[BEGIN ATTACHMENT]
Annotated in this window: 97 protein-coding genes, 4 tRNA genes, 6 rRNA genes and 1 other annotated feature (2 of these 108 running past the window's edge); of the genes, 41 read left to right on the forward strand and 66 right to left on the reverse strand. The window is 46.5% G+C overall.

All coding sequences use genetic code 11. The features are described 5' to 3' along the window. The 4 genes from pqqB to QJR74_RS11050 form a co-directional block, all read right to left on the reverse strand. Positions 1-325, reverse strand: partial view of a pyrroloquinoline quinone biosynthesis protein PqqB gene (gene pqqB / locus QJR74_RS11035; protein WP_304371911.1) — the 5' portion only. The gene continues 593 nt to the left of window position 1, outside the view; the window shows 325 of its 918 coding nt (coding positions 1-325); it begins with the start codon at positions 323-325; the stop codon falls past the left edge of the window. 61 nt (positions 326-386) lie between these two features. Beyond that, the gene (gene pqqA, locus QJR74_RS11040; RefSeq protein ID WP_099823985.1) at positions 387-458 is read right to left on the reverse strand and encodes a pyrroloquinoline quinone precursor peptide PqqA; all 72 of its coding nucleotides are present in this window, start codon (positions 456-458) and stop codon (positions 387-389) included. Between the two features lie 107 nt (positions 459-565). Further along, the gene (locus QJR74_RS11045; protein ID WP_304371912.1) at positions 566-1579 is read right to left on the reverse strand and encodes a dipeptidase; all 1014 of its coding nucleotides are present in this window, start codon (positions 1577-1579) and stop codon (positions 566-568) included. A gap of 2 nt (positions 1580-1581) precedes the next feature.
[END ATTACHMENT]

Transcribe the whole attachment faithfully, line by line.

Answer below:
Annotated in this window: 97 protein-coding genes, 4 tRNA genes, 6 rRNA genes and 1 other annotated feature (2 of these 108 running past the window's edge); of the genes, 41 read left to right on the forward strand and 66 right to left on the reverse strand. The window is 46.5% G+C overall.

All coding sequences use genetic code 11. The features are described 5' to 3' along the window. The 4 genes from pqqB to QJR74_RS11050 form a co-directional block, all read right to left on the reverse strand. Positions 1-325, reverse strand: partial view of a pyrroloquinoline quinone biosynthesis protein PqqB gene (gene pqqB / locus QJR74_RS11035; protein WP_304371911.1) — the 5' portion only. The gene continues 593 nt to the left of window position 1, outside the view; the window shows 325 of its 918 coding nt (coding positions 1-325); it begins with the start codon at positions 323-325; the stop codon falls past the left edge of the window. 61 nt (positions 326-386) lie between these two features. Beyond that, the gene (gene pqqA, locus QJR74_RS11040; RefSeq protein ID WP_099823985.1) at positions 387-458 is read right to left on the reverse strand and encodes a pyrroloquinoline quinone precursor peptide PqqA; all 72 of its coding nucleotides are present in this window, start codon (positions 456-458) and stop codon (positions 387-389) included. Between the two features lie 107 nt (positions 459-565). Further along, the gene (locus QJR74_RS11045; protein ID WP_304371912.1) at positions 566-1579 is read right to left on the reverse strand and encodes a dipeptidase; all 1014 of its coding nucleotides are present in this window, start codon (positions 1577-1579) and stop codon (positions 566-568) included. A gap of 2 nt (positions 1580-1581) precedes the next feature.